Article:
All Posts
Hysata delivers the step-change needed in electrolysis
16 December 2022

The path to net-zero emissions by 2050 will require huge ambition and multiple decarbonisation tools.

While direct electrification coupled with improvements to energy efficiency will drive significant emissions reductions, it will not get us all the way.

It is widely accepted that green hydrogen is a vital energy vector on our path to net-zero. Its potential to decarbonise the hardest-to-abate sectors such as steelmaking, chemical production, and heavy transport, make it an essential tool in the decarbonisation toolbox.

By 2050, hydrogen is expected to supply around 20 percent of the world’s energy demand with an estimated 300-800 million tons (Mt) of green hydrogen per annum needed to reach net zero, requiring roughly 300-800 GW of electrolyser manufacturing capacity. Today’s global electrolyser industry has barely scratched the surface with only about 8 GW of manufacturing capacity in 2021.

Reliance on incumbent electrolyser technologies will mean a slower and more costly growth of the sector and slower emissions reduction. Widespread deployment of next generation electrolyser technologies with step-change improvements in efficiency will accelerate the scale-up of the global green hydrogen industry.
Hysata is spearheading that step-change, developing a highly differentiated approach to electrolysis that is set to re-define the economics of green hydrogen production globally.

Electrolysers legacy issues
Current electrolysers are only moderately electrically efficient, meaning considerably more renewable energy is needed to produce green hydrogen than the theoretical minimum of 39.4 kWh/kg. With electricity making up most of the production cost of green hydrogen, inefficient electrolysers mean expensive hydrogen. Current electrolysers also require complex balance of plant (BoP) systems that further add to the cost. This system complexity will introduce supply chain constraints as the industry scales.

Over the last 100 years, electrolyser improvements have been incremental, with system efficiencies stagnating around 75% (52.5 kWh/kg).

At Hysata, we have started with a clean sheet of paper and developed a revolutionary approach to electrolysis that addresses the root cause of inefficiency and balance of plant complexity, while also designing for scalability and mass manufacturability. Reducing electrical resistance in the cell is the key to increasing efficiency.

High system efficiency
Hysata’s patent-protected core technology – the ‘capillary-fed electrolysis’ (CFE) cell – is a brilliantly simple and elegant design based around a wicking membrane that allows targeted delivery of liquid between the two electrodes. The CFE cell couples ‘bubble-free’ operation with a low resistance separator, which together collapses the electrical resistance in the cell.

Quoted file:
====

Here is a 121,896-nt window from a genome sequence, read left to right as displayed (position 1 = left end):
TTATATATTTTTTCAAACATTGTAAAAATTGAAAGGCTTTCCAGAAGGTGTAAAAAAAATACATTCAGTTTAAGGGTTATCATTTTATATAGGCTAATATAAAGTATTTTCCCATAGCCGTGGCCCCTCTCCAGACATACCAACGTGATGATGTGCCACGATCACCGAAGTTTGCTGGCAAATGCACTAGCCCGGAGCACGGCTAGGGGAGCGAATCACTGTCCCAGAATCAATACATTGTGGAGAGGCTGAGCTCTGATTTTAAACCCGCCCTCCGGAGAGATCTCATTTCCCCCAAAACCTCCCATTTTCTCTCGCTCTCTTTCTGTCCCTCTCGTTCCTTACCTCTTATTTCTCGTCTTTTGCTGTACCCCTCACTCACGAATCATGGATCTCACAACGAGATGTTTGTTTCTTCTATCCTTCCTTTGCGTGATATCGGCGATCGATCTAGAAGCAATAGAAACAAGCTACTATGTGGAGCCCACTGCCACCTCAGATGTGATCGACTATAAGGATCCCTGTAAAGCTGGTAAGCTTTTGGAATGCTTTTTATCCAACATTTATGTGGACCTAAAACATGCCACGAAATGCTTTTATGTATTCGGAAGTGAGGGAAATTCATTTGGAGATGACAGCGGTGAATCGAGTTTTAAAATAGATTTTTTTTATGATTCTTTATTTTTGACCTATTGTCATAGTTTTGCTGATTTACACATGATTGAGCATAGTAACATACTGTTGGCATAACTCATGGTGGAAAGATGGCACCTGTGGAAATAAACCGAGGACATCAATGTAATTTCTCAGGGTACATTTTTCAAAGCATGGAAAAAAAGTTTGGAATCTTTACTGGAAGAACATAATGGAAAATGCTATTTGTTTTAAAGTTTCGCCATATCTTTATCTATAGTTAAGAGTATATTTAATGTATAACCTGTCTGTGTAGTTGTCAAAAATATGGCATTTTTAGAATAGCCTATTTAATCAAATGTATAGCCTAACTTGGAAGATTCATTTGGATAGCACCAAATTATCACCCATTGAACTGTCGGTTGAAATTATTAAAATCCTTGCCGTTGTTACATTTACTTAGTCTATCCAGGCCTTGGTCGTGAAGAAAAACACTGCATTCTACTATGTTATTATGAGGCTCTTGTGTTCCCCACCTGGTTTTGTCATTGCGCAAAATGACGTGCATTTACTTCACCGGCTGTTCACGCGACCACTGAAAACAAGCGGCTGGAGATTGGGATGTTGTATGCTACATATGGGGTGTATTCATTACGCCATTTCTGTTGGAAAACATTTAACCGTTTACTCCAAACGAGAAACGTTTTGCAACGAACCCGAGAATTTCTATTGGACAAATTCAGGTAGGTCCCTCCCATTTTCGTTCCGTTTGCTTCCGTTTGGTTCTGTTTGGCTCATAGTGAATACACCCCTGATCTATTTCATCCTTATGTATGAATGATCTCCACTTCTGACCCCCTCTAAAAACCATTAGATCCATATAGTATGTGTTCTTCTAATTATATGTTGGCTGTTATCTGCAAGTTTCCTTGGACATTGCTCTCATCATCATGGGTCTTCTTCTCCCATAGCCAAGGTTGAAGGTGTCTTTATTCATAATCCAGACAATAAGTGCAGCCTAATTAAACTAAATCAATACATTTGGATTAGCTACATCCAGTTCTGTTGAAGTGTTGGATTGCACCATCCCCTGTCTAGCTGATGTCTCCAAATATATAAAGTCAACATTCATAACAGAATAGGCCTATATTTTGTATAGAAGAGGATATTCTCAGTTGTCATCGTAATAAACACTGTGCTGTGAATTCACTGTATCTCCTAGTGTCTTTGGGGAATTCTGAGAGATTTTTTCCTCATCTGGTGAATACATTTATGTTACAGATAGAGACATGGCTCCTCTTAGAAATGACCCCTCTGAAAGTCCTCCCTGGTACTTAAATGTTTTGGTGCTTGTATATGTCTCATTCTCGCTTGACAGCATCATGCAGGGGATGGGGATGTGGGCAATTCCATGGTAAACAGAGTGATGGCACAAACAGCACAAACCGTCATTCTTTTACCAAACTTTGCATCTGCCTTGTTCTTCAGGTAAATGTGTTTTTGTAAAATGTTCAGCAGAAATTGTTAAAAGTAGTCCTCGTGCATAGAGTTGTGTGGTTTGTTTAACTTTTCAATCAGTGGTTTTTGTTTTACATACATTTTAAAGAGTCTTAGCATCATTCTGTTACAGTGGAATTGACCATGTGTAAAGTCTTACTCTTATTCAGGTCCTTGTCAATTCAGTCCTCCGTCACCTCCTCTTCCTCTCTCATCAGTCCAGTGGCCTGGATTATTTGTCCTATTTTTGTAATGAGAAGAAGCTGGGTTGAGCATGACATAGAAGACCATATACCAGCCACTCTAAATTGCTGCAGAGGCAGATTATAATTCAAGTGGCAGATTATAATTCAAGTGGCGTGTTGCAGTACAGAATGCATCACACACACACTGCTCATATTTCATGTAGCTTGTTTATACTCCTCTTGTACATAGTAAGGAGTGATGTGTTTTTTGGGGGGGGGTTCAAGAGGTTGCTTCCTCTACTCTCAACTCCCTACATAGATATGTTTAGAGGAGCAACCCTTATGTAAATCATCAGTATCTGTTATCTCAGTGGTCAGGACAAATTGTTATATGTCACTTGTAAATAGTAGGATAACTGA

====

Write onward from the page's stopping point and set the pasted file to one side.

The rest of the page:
The CFE cell is the building block of Hysata’s electrolyser system (stack + BoP + power supply) which will operate at 95% system efficiency (41.5 kWh/kg), compared to the best incumbent technologies, which operate at around 75% (52.5 kWh/kg) system efficiency. This giant leap in performance provides the necessary technological foundation to deliver the world’s lowest levelised cost of hydrogen (LCOH) by the middle of this decade.

Why efficiency wins
The increased efficiency will save green hydrogen producers an estimated US$3 billion in renewables capex (at projected 2030 prices) for a typical one million tonne per annum green hydrogen project. putting green hydrogen on a path to being cost competitive with hydrocarbon derived hydrogen.

Hysata’s system will increase the amount of hydrogen produced by each MW of electrolyser capacity, with 580 kg of green hydrogen produced per day per MW (compared to around 470 kg for incumbent electrolyser systems).

A massive buildout of renewables will be needed to support the decarbonisation of existing grids and additional electrification (e.g. electric vehicles). The emerging green hydrogen market will add further demand on renewables, increasing pressure on supply chains, approvals, social licence, and competing land and sea use. Hysata’s high efficiency electrolyser will require less renewables capacity, further supporting the global transition to renewable energy.

An additional benefit of high efficiency is substantially lower indirect water use. Incumbent electrolysers require around 60 L/kg of hydrogen produced, with extra consumption beyond the stoichiometric water requirements (9 L/kg hydrogen) being required for cooling, and some purification. In contrast, Hysata’s electrolyser technology eliminates most or all of the cooling needs, requiring only around 13 L/kg of hydrogen produced.

Flow on benefits for balance of plant